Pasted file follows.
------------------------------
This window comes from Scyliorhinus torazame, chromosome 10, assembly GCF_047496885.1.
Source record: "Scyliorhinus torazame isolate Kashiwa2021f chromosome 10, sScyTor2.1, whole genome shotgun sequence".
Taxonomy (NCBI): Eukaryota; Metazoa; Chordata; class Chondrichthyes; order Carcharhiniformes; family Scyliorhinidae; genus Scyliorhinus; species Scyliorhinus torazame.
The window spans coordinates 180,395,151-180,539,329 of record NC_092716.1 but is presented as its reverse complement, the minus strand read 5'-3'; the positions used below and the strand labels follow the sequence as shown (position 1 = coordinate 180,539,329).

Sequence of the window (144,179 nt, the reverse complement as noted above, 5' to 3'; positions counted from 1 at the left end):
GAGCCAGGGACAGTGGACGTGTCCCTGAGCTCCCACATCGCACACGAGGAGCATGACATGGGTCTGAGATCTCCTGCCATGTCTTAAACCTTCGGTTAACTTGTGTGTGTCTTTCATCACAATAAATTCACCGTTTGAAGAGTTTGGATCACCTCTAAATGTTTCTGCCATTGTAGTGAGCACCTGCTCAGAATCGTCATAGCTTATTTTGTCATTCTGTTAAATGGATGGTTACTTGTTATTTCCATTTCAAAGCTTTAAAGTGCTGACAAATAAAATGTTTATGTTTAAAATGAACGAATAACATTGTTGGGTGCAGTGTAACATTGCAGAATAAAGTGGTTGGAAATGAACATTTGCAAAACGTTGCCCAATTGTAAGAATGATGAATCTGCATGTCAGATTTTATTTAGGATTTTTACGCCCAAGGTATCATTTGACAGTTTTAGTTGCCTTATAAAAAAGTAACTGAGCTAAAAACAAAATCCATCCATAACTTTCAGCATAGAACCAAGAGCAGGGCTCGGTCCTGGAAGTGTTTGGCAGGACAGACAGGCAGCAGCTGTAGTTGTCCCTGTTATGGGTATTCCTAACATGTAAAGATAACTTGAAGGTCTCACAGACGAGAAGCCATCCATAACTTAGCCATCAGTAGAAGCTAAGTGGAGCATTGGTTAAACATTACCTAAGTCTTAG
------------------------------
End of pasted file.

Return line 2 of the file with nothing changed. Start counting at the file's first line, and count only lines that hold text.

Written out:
Source record: "Scyliorhinus torazame isolate Kashiwa2021f chromosome 10, sScyTor2.1, whole genome shotgun sequence".